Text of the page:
A Roth IRA is a retirement investment account that comes with big tax breaks. You're allowed to withdraw money from your Roth IRA without paying the government any taxes on qualified distributions. This means if you invest money into your IRA and your investments earn a profit, you won't pay taxes on your gains.
However, the tax benefits of Roth IRAs do not come without caveats. For starters, you can't withdraw more than the amount you've contributed until you reach age 59-1/2, unless you want to pay taxes and penalties (though there are a few exceptions). There's also a lesser-known rule that, if broken, could cost you much of the tax savings a Roth IRA offers: the five-year rule.
What is the five-year rule?
According to IRS rules, you are allowed to withdraw money you contributed to a Roth IRA at any time with no taxes being assessed. If you contributed $5,000 to a Roth IRA, you can take the $5,000 out at any time without worrying about triggering a tax obligation to the IRS. However, withdrawing any investment gains could mean getting a tax bill unless your distribution from your Roth IRA is considered "qualified."
In order for a distribution to be qualified, among other things, you must make the withdrawal from your Roth IRA account at least five years after you began making contributions to your Roth IRA.
If you take money out before five years have passed, your distribution will not be considered qualified, so you'll be taxed on your investment gains. You could also be required to pay a 10% early withdrawal penalty. The taxes and penalty combined could substantially reduce the value of your investments.
When does the five-year period start?
The five-year countdown will begin on the first day of the first taxable year in which a contribution was made to your Roth IRA.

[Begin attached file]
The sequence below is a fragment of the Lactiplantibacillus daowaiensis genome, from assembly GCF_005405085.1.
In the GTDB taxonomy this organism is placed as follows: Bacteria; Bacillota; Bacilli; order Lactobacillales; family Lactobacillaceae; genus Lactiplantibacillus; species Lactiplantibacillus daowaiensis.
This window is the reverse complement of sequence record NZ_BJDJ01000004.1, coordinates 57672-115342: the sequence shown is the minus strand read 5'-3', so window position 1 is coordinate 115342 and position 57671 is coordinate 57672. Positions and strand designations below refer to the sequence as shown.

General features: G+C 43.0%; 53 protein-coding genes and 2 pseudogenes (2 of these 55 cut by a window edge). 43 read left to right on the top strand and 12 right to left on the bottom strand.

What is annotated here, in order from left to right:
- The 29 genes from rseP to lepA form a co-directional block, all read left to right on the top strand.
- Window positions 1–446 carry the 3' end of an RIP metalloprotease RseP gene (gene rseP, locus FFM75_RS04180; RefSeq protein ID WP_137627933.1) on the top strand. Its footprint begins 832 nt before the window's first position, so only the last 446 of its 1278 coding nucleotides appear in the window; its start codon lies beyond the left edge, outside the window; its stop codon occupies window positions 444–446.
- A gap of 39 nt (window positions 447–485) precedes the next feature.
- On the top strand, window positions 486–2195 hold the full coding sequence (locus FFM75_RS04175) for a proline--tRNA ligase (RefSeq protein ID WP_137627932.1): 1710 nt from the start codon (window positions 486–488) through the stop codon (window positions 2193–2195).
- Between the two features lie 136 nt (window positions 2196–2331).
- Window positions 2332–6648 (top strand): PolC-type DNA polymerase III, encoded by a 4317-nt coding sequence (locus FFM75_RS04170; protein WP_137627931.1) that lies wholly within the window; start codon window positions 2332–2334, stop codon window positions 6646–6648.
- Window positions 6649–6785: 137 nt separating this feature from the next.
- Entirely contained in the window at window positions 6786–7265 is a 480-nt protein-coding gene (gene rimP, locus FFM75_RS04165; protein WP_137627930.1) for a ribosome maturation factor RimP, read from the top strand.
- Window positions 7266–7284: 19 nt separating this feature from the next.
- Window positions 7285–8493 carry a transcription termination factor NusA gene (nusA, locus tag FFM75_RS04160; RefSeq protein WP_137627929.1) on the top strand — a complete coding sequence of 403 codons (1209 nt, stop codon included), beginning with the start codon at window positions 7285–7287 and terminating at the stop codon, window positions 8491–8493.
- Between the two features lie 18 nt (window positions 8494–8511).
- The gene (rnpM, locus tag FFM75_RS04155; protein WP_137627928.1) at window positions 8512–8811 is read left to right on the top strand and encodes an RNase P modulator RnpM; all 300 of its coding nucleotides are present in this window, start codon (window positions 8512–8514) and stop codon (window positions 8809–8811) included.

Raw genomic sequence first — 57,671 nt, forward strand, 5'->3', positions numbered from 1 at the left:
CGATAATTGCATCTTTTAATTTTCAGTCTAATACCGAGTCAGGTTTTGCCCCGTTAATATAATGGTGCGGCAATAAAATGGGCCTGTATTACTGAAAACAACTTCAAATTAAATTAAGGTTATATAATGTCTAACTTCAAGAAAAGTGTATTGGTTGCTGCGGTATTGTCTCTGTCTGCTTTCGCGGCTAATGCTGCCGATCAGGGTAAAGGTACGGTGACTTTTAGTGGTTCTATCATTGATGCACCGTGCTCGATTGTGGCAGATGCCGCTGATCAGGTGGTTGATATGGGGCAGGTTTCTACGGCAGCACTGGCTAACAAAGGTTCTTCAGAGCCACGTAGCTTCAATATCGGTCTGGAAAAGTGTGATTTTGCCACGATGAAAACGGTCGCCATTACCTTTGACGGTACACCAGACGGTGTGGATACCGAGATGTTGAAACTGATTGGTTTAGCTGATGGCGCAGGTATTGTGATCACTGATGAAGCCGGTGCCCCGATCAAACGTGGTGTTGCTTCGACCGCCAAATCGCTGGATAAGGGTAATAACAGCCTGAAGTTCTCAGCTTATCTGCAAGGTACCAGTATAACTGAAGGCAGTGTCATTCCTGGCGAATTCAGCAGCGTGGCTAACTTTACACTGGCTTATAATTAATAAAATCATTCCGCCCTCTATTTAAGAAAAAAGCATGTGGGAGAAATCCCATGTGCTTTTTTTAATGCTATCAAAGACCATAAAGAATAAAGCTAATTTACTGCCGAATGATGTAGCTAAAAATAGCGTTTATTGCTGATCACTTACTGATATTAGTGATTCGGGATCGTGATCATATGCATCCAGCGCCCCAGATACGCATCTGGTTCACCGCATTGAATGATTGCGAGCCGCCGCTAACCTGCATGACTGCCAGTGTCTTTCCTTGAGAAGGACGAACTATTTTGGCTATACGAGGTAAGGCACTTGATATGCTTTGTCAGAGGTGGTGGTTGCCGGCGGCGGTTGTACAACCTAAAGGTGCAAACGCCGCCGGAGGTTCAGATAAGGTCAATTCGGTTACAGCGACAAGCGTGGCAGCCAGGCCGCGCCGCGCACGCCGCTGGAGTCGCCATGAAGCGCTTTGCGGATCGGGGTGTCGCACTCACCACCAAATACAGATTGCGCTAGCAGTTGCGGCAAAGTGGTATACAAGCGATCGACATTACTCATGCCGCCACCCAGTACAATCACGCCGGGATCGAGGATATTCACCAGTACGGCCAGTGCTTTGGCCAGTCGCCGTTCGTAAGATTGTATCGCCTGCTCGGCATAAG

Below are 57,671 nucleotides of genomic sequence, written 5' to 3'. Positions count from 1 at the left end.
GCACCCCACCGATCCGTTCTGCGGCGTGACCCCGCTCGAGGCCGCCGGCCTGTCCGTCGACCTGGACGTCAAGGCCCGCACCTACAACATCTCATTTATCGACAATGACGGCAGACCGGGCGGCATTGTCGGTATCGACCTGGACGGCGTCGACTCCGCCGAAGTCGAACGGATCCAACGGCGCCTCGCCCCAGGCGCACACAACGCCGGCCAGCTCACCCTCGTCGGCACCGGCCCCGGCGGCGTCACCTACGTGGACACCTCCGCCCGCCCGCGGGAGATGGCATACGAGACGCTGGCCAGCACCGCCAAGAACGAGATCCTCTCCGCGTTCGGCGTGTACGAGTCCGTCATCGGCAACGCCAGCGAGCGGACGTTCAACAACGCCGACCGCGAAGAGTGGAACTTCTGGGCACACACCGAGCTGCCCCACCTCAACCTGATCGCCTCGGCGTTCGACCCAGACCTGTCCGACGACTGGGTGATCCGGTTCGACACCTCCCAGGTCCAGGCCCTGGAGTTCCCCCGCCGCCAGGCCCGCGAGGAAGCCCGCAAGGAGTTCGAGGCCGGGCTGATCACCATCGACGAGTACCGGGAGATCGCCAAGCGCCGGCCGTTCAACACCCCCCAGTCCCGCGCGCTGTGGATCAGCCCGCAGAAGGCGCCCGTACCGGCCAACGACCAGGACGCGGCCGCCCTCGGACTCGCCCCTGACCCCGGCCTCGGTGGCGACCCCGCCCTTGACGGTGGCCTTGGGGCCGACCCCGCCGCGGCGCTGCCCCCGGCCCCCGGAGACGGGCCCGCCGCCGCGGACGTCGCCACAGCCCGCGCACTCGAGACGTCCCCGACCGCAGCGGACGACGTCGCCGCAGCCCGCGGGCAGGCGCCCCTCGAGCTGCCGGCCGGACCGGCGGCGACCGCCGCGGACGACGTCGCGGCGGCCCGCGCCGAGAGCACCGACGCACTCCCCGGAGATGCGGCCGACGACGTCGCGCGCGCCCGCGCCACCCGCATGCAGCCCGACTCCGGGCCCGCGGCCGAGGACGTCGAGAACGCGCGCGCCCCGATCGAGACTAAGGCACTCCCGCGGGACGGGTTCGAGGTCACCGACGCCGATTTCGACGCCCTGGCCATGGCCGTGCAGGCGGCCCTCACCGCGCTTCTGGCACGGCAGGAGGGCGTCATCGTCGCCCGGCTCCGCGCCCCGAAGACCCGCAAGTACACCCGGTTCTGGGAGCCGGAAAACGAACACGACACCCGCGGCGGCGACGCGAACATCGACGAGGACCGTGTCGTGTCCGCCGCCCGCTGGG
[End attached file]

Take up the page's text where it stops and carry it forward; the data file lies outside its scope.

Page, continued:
It does not matter how late in the year you actually make the contribution. In fact, you are allowed to make contributions to a Roth IRA up until tax day for the year in which you're making the contribution -- which means if you want to make a contribution to your Roth IRA in 2017, you have until April 17, 2018. If you made your contribution on April 16, 2018, your clock would begin to run on Jan. 1, 2017 and your five-year requirement would be met in 2022.
Are there any exceptions to the five year rule?
There are exceptions to the five-year rule. You're permitted to withdraw, without penalty or tax consequences, up to $10,000 from your Roth IRA over the course of your lifetime to make a qualifying first-time home purchase. You are also permitted to make tax-free withdrawals if you become disabled. Not only is the five-year requirement waived under these circumstances, but you also do not have to be 59-1/2 to take money out for these reasons. There are also special rules for withdrawals if you inherit a Roth IRA from someone else.
If you're considering withdrawing funds from your Roth IRA and it has been less than five years, make sure you fall within an exception or at least understand the extent of the taxes and penalties you could end up paying. Of course, even if you can withdraw the money, this doesn't necessarily mean you should. Leaving your investments to grow in a Roth IRA over your lifetime can provide you with a source of tax-free income during your golden years, when you need the cash the most.
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